I spent the last week in Montreal, attending (and speaking at) DevTeach 2011. This was my first time in Montreal (and in Canada in general), and I quite liked the city. It’s a North American city, to be sure, but does remind me of Europe. I also got to meet an old friend I haven’t seen for a number of years, so that just added to the fun.
DevTeach was great. The content was good, and what more I got to meet a bunch of cool and interesting new people. This is the thing about conferences – what goes on in the hallways is just as engaging as what goes on in the sessions.
First and foremost, I’d like to thank the people who attended my session, on Product Development Using Specifications and BDD – you guys were an excellent audience! I thoroughly enjoyed giving the talk and hope this will help you in your current and future projects.
Second, I’d like to mention a number of talks that really impressed me. Jerry Weinberg, in “Secrets of Consulting”, talks about ‘jiggling a system’ to ‘unstick’ it. While I don’t think I’m ‘stuck’ on anything in particular (well, at least I certainly hope I’m not!), the ‘jiggling’ I received on some topics have really inspired me to dig deeper and explore further.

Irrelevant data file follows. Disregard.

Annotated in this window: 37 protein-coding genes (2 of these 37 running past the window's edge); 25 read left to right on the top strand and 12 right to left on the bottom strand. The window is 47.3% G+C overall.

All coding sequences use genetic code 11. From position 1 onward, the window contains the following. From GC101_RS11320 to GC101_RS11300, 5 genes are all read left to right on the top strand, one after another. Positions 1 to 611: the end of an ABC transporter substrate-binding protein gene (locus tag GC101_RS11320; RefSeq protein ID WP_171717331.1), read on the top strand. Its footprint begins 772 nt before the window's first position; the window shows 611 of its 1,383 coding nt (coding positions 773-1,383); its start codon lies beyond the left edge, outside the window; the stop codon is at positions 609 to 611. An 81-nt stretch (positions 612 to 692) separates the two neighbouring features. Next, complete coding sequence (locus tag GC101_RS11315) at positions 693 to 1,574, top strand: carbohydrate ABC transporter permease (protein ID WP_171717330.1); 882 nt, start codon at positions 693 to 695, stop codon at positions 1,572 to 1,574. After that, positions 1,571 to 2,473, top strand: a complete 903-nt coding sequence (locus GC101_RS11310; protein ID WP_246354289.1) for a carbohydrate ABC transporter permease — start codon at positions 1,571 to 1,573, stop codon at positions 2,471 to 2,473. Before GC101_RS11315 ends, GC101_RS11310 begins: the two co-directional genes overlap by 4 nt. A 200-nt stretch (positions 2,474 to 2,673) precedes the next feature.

These talks, in no particular order, are:
was talking about the role of the architect in the organization. He eloquently explained why and how an architect’s job is sufficiently different from that of a developer and why a good development group needs both. His examples centered around different forms of abstractions, and I found the use of paintings and artwork to illustrate these examples to be very well thought-out.
William R. Vaughn